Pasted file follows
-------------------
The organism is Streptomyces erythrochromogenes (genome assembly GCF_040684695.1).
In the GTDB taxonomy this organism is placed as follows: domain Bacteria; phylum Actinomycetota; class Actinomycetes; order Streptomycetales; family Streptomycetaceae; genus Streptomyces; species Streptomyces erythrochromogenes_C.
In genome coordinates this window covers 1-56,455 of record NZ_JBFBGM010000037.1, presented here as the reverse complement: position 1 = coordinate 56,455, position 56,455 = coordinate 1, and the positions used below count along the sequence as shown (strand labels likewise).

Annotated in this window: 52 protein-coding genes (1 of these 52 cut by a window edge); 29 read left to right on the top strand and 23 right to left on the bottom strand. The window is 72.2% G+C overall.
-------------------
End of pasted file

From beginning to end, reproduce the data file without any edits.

The organism is Streptomyces erythrochromogenes (genome assembly GCF_040684695.1).
In the GTDB taxonomy this organism is placed as follows: domain Bacteria; phylum Actinomycetota; class Actinomycetes; order Streptomycetales; family Streptomycetaceae; genus Streptomyces; species Streptomyces erythrochromogenes_C.
In genome coordinates this window covers 1-56,455 of record NZ_JBFBGM010000037.1, presented here as the reverse complement: position 1 = coordinate 56,455, position 56,455 = coordinate 1, and the positions used below count along the sequence as shown (strand labels likewise).

Annotated in this window: 52 protein-coding genes (1 of these 52 cut by a window edge); 29 read left to right on the top strand and 23 right to left on the bottom strand. The window is 72.2% G+C overall.